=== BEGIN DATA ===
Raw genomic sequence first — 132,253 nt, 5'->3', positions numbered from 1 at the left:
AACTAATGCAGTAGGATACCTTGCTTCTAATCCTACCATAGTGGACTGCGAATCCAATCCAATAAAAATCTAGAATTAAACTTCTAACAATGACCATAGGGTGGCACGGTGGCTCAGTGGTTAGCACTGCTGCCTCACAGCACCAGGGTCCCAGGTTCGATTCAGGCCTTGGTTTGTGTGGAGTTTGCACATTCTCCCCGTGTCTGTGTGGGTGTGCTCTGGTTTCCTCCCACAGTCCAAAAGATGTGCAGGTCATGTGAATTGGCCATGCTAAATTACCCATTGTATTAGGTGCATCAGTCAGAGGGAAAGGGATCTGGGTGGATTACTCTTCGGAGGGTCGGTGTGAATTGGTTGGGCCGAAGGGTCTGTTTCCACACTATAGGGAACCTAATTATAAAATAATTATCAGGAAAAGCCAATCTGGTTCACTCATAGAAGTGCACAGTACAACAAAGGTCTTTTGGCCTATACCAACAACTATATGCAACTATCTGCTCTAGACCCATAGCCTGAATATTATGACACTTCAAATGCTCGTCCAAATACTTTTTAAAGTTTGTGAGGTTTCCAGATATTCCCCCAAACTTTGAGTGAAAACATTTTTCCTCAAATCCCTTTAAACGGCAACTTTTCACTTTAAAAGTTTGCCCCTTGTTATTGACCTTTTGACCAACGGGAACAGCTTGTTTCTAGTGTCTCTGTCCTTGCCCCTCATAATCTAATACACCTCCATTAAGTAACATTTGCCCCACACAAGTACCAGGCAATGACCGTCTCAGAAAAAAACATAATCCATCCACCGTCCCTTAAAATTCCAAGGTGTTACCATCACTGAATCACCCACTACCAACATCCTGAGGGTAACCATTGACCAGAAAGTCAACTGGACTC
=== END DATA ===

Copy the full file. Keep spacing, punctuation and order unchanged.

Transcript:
Raw genomic sequence first — 132,253 nt, 5'->3', positions numbered from 1 at the left:
AACTAATGCAGTAGGATACCTTGCTTCTAATCCTACCATAGTGGACTGCGAATCCAATCCAATAAAAATCTAGAATTAAACTTCTAACAATGACCATAGGGTGGCACGGTGGCTCAGTGGTTAGCACTGCTGCCTCACAGCACCAGGGTCCCAGGTTCGATTCAGGCCTTGGTTTGTGTGGAGTTTGCACATTCTCCCCGTGTCTGTGTGGGTGTGCTCTGGTTTCCTCCCACAGTCCAAAAGATGTGCAGGTCATGTGAATTGGCCATGCTAAATTACCCATTGTATTAGGTGCATCAGTCAGAGGGAAAGGGATCTGGGTGGATTACTCTTCGGAGGGTCGGTGTGAATTGGTTGGGCCGAAGGGTCTGTTTCCACACTATAGGGAACCTAATTATAAAATAATTATCAGGAAAAGCCAATCTGGTTCACTCATAGAAGTGCACAGTACAACAAAGGTCTTTTGGCCTATACCAACAACTATATGCAACTATCTGCTCTAGACCCATAGCCTGAATATTATGACACTTCAAATGCTCGTCCAAATACTTTTTAAAGTTTGTGAGGTTTCCAGATATTCCCCCAAACTTTGAGTGAAAACATTTTTCCTCAAATCCCTTTAAACGGCAACTTTTCACTTTAAAAGTTTGCCCCTTGTTATTGACCTTTTGACCAACGGGAACAGCTTGTTTCTAGTGTCTCTGTCCTTGCCCCTCATAATCTAATACACCTCCATTAAGTAACATTTGCCCCACACAAGTACCAGGCAATGACCGTCTCAGAAAAAAACATAATCCATCCACCGTCCCTTAAAATTCCAAGGTGTTACCATCACTGAATCACCCACTACCAACATCCTGAGGGTAACCATTGACCAGAAAGTCAACTGGACTC